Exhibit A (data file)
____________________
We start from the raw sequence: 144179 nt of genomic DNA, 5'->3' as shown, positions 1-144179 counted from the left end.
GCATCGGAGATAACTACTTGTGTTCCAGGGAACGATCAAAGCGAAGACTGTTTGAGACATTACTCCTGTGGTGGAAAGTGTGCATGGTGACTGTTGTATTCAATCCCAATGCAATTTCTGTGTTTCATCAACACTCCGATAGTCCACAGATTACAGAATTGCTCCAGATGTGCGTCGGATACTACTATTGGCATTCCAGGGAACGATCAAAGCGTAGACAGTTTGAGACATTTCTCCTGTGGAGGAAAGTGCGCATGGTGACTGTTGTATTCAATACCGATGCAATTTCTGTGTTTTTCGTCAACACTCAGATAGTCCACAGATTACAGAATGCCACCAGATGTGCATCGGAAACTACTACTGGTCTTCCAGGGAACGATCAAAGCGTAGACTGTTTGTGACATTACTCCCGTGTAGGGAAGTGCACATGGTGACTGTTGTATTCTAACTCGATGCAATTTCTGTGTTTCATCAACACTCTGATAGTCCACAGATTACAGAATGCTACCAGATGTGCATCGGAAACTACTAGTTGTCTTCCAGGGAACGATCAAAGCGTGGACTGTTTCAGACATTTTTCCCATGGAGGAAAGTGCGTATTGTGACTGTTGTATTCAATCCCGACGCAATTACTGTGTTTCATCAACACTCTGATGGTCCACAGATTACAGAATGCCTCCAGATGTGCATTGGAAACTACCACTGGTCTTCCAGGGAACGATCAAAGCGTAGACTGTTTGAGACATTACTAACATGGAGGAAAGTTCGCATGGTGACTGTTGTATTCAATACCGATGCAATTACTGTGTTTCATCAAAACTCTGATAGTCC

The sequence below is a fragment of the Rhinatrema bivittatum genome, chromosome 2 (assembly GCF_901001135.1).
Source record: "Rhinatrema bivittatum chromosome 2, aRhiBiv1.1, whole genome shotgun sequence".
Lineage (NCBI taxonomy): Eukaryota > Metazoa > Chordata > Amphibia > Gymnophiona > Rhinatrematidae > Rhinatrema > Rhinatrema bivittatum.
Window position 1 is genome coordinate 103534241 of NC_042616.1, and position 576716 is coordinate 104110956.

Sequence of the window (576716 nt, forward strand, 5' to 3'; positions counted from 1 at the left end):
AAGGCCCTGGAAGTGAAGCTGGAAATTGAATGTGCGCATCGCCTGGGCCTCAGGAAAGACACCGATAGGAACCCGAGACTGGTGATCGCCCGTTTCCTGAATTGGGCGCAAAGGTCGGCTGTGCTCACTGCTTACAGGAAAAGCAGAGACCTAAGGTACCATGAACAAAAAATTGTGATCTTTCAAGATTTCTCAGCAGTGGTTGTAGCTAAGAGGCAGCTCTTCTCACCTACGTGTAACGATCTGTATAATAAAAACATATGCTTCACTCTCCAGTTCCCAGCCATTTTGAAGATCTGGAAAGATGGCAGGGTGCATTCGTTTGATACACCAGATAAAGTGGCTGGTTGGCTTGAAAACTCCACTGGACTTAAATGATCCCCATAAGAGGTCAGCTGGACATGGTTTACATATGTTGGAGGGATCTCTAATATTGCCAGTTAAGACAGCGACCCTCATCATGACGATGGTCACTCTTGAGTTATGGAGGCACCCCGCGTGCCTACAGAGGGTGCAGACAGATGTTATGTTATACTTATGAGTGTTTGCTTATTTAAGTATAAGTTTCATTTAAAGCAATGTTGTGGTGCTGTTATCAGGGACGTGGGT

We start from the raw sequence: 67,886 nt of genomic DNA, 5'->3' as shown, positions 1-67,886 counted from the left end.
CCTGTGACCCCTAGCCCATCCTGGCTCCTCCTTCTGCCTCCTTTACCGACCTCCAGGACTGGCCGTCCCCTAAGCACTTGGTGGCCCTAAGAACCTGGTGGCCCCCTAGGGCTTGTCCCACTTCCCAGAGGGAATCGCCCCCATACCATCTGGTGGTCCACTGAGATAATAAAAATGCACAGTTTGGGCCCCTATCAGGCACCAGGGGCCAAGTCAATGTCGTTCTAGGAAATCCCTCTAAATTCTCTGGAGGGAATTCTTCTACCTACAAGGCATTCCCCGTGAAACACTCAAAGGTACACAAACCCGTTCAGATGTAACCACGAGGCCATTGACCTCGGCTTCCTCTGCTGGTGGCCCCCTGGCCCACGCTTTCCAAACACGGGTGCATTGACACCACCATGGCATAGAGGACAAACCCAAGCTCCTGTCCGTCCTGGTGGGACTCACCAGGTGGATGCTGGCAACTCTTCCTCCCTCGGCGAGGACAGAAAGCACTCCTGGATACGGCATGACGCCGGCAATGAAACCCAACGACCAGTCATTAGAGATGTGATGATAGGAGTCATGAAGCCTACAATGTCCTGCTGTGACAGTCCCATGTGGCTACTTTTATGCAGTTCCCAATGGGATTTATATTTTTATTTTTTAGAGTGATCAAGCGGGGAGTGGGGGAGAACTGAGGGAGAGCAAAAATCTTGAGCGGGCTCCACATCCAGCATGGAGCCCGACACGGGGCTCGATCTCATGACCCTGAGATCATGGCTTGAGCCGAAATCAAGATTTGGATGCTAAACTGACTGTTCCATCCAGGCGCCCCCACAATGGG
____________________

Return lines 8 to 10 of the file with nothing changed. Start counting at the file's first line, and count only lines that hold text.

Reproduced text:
AAGGCCCTGGAAGTGAAGCTGGAAATTGAATGTGCGCATCGCCTGGGCCTCAGGAAAGACACCGATAGGAACCCGAGACTGGTGATCGCCCGTTTCCTGAATTGGGCGCAAAGGTCGGCTGTGCTCACTGCTTACAGGAAAAGCAGAGACCTAAGGTACCATGAACAAAAAATTGTGATCTTTCAAGATTTCTCAGCAGTGGTTGTAGCTAAGAGGCAGCTCTTCTCACCTACGTGTAACGATCTGTATAATAAAAACATATGCTTCACTCTCCAGTTCCCAGCCATTTTGAAGATCTGGAAAGATGGCAGGGTGCATTCGTTTGATACACCAGATAAAGTGGCTGGTTGGCTTGAAAACTCCACTGGACTTAAATGATCCCCATAAGAGGTCAGCTGGACATGGTTTACATATGTTGGAGGGATCTCTAATATTGCCAGTTAAGACAGCGACCCTCATCATGACGATGGTCACTCTTGAGTTATGGAGGCACCCCGCGTGCCTACAGAGGGTGCAGACAGATGTTATGTTATACTTATGAGTGTTTGCTTATTTAAGTATAAGTTTCATTTAAAGCAATGTTGTGGTGCTGTTATCAGGGACGTGGGT

We start from the raw sequence: 67,886 nt of genomic DNA, 5'->3' as shown, positions 1-67,886 counted from the left end.
CCTGTGACCCCTAGCCCATCCTGGCTCCTCCTTCTGCCTCCTTTACCGACCTCCAGGACTGGCCGTCCCCTAAGCACTTGGTGGCCCTAAGAACCTGGTGGCCCCCTAGGGCTTGTCCCACTTCCCAGAGGGAATCGCCCCCATACCATCTGGTGGTCCACTGAGATAATAAAAATGCACAGTTTGGGCCCCTATCAGGCACCAGGGGCCAAGTCAATGTCGTTCTAGGAAATCCCTCTAAATTCTCTGGAGGGAATTCTTCTACCTACAAGGCATTCCCCGTGAAACACTCAAAGGTACACAAACCCGTTCAGATGTAACCACGAGGCCATTGACCTCGGCTTCCTCTGCTGGTGGCCCCCTGGCCCACGCTTTCCAAACACGGGTGCATTGACACCACCATGGCATAGAGGACAAACCCAAGCTCCTGTCCGTCCTGGTGGGACTCACCAGGTGGATGCTGGCAACTCTTCCTCCCTCGGCGAGGACAGAAAGCACTCCTGGATACGGCATGACGCCGGCAATGAAACCCAACGACCAGTCATTAGAGATGTGATGATAGGAGTCATGAAGCCTACAATGTCCTGCTGTGACAGTCCCATGTGGCTACTTTTATGCAGTTCCCAATGGGATTTATATTTTTATTTTTTAGAGTGATCAAGCGGGGAGTGGGGGAGAACTGAGGGAGAGCAAAAATCTTGAGCGGGCTCCACATCCAGCATGGAGCCCGACACGGGGCTCGATCTCATGACCCTGAGATCATGGCTTGAGCCGAAATCAAGATTTGGATGCTAAACTGACTGTTCCATCCAGGCGCCCCCACAATGGG